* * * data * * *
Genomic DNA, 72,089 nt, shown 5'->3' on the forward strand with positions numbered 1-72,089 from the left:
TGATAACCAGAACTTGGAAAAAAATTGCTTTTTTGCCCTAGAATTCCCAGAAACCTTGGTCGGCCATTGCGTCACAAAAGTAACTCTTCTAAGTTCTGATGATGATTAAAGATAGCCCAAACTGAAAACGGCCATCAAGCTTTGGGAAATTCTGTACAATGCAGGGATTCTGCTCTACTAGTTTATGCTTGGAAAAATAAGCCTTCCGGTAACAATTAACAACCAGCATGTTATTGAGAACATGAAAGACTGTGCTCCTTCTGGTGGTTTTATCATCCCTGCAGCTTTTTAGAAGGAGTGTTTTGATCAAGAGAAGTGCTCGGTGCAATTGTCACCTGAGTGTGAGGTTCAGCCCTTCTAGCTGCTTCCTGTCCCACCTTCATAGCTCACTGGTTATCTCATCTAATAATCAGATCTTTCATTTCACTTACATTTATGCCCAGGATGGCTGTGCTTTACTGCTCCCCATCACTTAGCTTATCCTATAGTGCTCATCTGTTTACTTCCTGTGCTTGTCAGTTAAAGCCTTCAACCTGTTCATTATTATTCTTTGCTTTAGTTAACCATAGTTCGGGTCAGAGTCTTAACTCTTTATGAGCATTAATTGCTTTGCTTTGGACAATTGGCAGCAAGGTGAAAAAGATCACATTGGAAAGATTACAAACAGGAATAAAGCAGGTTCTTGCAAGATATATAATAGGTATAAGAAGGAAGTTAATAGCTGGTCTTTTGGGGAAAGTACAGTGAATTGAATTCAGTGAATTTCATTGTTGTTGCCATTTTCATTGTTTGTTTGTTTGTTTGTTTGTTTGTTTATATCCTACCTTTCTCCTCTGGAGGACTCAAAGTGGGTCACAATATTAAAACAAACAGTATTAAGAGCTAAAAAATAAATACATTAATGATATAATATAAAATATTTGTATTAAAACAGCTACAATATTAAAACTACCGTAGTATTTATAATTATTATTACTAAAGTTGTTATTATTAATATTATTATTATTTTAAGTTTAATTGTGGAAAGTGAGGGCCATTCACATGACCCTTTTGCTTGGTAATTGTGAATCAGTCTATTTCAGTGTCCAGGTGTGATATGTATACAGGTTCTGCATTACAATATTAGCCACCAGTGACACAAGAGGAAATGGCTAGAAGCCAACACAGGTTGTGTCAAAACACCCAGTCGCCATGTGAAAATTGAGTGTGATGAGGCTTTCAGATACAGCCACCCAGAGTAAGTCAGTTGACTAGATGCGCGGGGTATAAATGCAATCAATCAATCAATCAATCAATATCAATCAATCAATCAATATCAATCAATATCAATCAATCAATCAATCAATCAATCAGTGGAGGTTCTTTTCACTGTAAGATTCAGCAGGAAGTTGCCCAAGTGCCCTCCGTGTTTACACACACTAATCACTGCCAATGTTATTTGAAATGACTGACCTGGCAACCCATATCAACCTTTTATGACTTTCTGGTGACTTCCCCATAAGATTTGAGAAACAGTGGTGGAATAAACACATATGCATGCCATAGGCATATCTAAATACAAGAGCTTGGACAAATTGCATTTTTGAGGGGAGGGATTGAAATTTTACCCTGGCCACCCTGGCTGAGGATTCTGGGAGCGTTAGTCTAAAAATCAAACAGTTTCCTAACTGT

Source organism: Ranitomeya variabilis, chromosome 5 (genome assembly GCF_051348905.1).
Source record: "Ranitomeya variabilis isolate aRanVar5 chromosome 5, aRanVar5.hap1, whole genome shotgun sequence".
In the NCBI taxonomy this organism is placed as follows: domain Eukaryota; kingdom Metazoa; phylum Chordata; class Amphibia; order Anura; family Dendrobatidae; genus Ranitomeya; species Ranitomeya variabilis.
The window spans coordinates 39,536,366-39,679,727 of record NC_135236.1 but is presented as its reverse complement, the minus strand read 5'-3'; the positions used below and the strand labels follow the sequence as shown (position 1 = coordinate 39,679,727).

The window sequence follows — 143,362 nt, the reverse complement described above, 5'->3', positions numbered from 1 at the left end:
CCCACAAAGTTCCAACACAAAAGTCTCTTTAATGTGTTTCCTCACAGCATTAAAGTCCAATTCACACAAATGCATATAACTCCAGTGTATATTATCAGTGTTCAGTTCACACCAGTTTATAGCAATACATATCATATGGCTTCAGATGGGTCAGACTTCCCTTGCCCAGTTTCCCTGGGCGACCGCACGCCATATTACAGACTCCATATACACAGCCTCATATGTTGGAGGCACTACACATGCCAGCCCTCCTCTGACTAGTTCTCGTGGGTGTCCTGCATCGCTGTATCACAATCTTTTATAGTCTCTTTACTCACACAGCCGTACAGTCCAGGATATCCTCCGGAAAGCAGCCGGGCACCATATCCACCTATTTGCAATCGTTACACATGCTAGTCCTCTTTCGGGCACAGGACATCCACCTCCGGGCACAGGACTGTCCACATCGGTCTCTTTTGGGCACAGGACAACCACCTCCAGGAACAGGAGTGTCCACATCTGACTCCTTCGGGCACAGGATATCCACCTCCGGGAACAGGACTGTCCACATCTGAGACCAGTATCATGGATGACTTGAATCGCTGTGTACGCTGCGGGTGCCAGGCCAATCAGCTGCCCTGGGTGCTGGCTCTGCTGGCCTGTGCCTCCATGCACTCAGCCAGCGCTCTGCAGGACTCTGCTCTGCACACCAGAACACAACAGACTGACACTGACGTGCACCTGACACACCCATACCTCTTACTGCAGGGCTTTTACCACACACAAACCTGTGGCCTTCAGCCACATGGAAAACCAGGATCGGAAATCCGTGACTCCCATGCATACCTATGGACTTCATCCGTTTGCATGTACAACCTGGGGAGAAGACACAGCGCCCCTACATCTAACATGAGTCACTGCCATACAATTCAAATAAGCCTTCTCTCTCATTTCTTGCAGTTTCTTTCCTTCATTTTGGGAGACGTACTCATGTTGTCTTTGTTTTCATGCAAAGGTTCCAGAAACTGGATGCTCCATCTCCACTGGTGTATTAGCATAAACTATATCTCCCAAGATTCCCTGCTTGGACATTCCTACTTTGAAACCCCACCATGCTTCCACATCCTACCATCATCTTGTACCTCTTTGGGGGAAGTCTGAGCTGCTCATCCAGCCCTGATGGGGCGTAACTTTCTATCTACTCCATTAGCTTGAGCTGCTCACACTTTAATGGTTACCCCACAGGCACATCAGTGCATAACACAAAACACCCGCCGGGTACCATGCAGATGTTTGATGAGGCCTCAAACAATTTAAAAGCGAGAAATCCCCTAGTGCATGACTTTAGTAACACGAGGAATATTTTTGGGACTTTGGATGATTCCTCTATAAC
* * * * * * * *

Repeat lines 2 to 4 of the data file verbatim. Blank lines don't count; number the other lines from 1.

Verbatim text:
TGATAACCAGAACTTGGAAAAAAATTGCTTTTTTGCCCTAGAATTCCCAGAAACCTTGGTCGGCCATTGCGTCACAAAAGTAACTCTTCTAAGTTCTGATGATGATTAAAGATAGCCCAAACTGAAAACGGCCATCAAGCTTTGGGAAATTCTGTACAATGCAGGGATTCTGCTCTACTAGTTTATGCTTGGAAAAATAAGCCTTCCGGTAACAATTAACAACCAGCATGTTATTGAGAACATGAAAGACTGTGCTCCTTCTGGTGGTTTTATCATCCCTGCAGCTTTTTAGAAGGAGTGTTTTGATCAAGAGAAGTGCTCGGTGCAATTGTCACCTGAGTGTGAGGTTCAGCCCTTCTAGCTGCTTCCTGTCCCACCTTCATAGCTCACTGGTTATCTCATCTAATAATCAGATCTTTCATTTCACTTACATTTATGCCCAGGATGGCTGTGCTTTACTGCTCCCCATCACTTAGCTTATCCTATAGTGCTCATCTGTTTACTTCCTGTGCTTGTCAGTTAAAGCCTTCAACCTGTTCATTATTATTCTTTGCTTTAGTTAACCATAGTTCGGGTCAGAGTCTTAACTCTTTATGAGCATTAATTGCTTTGCTTTGGACAATTGGCAGCAAGGTGAAAAAGATCACATTGGAAAGATTACAAACAGGAATAAAGCAGGTTCTTGCAAGATATATAATAGGTATAAGAAGGAAGTTAATAGCTGGTCTTTTGGGGAAAGTACAGTGAATTGAATTCAGTGAATTTCATTGTTGTTGCCATTTTCATTGTTTGTTTGTTTGTTTGTTTGTTTGTTTATATCCTACCTTTCTCCTCTGGAGGACTCAAAGTGGGTCACAATATTAAAACAAACAGTATTAAGAGCTAAAAAATAAATACATTAATGATATAATATAAAATATTTGTATTAAAACAGCTACAATATTAAAACTACCGTAGTATTTATAATTATTATTACTAAAGTTGTTATTATTAATATTATTATTATTTTAAGTTTAATTGTGGAAAGTGAGGGCCATTCACATGACCCTTTTGCTTGGTAATTGTGAATCAGTCTATTTCAGTGTCCAGGTGTGATATGTATACAGGTTCTGCATTACAATATTAGCCACCAGTGACACAAGAGGAAATGGCTAGAAGCCAACACAGGTTGTGTCAAAACACCCAGTCGCCATGTGAAAATTGAGTGTGATGAGGCTTTCAGATACAGCCACCCAGAGTAAGTCAGTTGACTAGATGCGCGGGGTATAAATGCAATCAATCAATCAATCAATCAATATCAATCAATCAATCAATATCAATCAATATCAATCAATCAATCAATCAATCAATCAGTGGAGGTTCTTTTCACTGTAAGATTCAGCAGGAAGTTGCCCAAGTGCCCTCCGTGTTTACACACACTAATCACTGCCAATGTTATTTGAAATGACTGACCTGGCAACCCATATCAACCTTTTATGACTTTCTGGTGACTTCCCCATAAGATTTGAGAAACAGTGGTGGAATAAACACATATGCATGCCATAGGCATATCTAAATACAAGAGCTTGGACAAATTGCATTTTTGAGGGGAGGGATTGAAATTTTACCCTGGCCACCCTGGCTGAGGATTCTGGGAGCGTTAGTCTAAAAATCAAACAGTTTCCTAACTGT

Source organism: Ranitomeya variabilis, chromosome 5 (genome assembly GCF_051348905.1).
Source record: "Ranitomeya variabilis isolate aRanVar5 chromosome 5, aRanVar5.hap1, whole genome shotgun sequence".